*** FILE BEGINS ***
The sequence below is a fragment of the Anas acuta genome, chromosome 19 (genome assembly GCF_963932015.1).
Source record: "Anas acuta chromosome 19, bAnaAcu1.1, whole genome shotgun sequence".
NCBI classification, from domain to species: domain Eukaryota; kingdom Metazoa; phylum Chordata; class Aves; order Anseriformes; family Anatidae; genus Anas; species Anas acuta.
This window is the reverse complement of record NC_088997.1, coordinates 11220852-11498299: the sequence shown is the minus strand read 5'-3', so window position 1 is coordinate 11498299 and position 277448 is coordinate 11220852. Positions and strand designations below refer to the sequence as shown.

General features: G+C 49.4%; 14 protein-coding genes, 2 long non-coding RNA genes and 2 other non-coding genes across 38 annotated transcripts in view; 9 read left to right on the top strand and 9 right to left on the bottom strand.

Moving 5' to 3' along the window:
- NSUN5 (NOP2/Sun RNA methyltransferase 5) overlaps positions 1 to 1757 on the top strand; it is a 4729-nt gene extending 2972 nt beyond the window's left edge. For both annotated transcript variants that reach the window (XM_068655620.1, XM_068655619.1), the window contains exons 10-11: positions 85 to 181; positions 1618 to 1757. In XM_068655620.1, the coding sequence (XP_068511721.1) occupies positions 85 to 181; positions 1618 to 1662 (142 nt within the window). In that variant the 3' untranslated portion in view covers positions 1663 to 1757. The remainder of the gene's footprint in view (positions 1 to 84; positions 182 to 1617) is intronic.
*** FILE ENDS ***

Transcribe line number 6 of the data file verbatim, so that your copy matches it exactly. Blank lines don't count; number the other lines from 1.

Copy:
Moving 5' to 3' along the window: